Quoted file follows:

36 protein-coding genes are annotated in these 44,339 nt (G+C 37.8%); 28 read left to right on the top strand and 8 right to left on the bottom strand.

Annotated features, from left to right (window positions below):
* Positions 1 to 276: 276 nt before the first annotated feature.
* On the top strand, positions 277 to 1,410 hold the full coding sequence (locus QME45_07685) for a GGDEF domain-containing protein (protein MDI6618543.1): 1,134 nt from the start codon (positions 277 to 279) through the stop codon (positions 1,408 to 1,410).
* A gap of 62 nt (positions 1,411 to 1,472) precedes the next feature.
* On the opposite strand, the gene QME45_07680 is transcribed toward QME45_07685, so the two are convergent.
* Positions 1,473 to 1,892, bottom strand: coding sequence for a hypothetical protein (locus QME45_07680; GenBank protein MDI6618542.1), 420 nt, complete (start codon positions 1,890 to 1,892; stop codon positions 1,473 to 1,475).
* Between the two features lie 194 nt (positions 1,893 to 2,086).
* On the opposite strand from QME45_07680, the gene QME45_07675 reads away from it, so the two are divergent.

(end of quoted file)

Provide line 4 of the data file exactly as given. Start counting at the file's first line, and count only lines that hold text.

* On the top strand, positions 277 to 1,410 hold the full coding sequence (locus QME45_07685) for a GGDEF domain-containing protein (protein MDI6618543.1): 1,134 nt from the start codon (positions 277 to 279) through the stop codon (positions 1,408 to 1,410).